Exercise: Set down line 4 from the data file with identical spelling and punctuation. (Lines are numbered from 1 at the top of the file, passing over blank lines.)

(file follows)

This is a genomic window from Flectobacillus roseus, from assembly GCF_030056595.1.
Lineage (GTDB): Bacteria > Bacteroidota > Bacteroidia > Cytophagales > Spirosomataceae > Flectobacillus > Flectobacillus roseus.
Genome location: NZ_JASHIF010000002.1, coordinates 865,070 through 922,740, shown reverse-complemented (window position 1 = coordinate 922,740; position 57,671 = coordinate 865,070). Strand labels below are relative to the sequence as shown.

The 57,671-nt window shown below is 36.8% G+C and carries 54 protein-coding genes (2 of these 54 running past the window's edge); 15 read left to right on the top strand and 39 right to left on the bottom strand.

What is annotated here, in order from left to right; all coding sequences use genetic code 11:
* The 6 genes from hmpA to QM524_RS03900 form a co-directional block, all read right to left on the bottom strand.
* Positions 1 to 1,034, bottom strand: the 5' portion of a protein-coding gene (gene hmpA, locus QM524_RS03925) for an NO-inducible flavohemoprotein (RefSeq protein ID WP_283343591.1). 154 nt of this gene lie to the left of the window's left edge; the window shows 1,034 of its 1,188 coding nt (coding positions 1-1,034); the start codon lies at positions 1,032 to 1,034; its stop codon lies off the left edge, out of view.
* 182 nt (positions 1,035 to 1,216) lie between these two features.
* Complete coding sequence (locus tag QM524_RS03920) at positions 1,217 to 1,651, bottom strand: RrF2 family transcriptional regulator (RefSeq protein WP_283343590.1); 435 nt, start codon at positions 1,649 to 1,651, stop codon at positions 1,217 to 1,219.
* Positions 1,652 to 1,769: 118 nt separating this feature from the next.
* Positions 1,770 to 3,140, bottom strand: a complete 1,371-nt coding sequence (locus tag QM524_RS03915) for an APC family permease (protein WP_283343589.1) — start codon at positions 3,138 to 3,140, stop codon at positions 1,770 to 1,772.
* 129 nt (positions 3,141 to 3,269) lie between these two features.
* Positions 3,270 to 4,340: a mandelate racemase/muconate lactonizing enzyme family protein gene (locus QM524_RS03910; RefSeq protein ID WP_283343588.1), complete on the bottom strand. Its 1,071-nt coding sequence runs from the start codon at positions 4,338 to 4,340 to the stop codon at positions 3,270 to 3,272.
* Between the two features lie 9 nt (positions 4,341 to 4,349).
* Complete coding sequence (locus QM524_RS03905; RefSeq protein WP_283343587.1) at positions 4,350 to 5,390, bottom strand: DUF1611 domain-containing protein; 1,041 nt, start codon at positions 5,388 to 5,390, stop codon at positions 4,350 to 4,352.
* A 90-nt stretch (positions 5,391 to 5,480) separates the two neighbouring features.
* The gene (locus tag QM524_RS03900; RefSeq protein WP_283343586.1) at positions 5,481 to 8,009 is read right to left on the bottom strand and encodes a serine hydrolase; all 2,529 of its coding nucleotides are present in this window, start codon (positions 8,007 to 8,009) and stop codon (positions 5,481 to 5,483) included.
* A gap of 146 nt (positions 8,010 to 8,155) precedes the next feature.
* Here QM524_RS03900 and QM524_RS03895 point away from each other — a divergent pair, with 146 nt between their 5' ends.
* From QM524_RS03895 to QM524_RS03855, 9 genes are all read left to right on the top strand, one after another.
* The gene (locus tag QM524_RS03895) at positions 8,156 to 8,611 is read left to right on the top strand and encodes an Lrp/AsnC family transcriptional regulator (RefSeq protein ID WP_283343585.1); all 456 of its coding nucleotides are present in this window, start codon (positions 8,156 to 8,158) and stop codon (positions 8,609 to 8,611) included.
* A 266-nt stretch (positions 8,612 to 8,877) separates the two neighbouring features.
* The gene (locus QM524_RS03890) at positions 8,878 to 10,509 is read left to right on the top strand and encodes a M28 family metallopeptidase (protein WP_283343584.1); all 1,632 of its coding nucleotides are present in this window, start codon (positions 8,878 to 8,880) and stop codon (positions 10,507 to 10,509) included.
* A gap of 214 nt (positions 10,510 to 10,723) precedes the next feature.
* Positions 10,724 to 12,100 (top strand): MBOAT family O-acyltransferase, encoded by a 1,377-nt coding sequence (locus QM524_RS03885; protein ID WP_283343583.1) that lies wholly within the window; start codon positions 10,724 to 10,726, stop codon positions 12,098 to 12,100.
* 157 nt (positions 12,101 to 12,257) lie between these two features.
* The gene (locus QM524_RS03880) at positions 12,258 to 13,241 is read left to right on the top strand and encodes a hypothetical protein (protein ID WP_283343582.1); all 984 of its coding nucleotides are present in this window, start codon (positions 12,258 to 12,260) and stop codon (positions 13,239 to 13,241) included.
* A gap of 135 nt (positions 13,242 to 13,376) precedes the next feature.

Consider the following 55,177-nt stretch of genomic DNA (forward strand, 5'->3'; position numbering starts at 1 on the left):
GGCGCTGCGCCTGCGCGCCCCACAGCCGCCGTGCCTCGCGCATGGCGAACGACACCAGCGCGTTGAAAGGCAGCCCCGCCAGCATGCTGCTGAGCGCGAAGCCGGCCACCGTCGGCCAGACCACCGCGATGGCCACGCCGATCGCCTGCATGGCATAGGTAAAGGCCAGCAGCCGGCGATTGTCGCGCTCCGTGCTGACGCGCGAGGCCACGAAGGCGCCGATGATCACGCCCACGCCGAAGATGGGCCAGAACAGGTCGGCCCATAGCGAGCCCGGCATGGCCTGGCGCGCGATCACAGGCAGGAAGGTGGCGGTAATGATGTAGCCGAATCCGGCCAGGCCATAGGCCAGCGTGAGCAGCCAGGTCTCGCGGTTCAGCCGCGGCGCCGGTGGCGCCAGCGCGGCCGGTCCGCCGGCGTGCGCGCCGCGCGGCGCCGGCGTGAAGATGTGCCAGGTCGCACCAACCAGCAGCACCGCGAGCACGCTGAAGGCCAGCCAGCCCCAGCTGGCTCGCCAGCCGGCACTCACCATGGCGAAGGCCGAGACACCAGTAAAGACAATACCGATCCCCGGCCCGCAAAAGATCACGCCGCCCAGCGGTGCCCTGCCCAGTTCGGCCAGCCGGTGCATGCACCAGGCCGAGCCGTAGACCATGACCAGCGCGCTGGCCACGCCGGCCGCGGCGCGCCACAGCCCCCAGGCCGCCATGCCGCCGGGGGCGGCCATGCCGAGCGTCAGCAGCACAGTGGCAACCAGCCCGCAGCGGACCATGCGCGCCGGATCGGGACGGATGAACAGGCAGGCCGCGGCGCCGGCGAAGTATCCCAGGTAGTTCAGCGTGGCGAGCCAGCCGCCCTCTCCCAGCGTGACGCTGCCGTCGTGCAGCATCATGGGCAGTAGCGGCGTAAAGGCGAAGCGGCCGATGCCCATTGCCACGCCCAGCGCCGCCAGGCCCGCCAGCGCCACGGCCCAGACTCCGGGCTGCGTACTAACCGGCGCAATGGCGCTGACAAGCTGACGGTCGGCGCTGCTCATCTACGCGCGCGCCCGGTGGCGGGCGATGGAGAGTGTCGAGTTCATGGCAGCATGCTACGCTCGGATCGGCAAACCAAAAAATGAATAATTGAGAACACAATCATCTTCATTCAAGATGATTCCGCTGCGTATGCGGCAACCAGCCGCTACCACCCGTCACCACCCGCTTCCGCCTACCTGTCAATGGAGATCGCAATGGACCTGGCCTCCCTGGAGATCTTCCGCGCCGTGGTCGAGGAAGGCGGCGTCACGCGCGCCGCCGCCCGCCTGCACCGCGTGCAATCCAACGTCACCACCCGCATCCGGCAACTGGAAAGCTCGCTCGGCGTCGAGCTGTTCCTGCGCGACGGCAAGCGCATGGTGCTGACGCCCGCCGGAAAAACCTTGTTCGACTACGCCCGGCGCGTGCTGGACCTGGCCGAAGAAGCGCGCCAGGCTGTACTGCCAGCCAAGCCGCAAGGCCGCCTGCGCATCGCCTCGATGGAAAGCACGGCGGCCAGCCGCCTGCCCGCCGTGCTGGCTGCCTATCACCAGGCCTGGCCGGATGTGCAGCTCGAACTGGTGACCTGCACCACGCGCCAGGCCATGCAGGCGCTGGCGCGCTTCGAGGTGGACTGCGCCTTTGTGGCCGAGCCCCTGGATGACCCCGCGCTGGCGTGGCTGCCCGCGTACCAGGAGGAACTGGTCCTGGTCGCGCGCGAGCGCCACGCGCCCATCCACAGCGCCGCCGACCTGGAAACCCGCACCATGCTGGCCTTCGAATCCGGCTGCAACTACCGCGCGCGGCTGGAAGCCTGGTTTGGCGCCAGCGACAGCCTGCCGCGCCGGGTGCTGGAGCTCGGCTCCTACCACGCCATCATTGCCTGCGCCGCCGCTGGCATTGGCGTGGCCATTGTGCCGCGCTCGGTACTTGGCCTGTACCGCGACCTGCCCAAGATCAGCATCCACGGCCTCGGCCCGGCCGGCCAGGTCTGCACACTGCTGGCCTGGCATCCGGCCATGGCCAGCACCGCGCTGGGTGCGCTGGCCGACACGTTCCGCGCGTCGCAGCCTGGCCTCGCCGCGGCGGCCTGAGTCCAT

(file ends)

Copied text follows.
The 57,671-nt window shown below is 36.8% G+C and carries 54 protein-coding genes (2 of these 54 running past the window's edge); 15 read left to right on the top strand and 39 right to left on the bottom strand.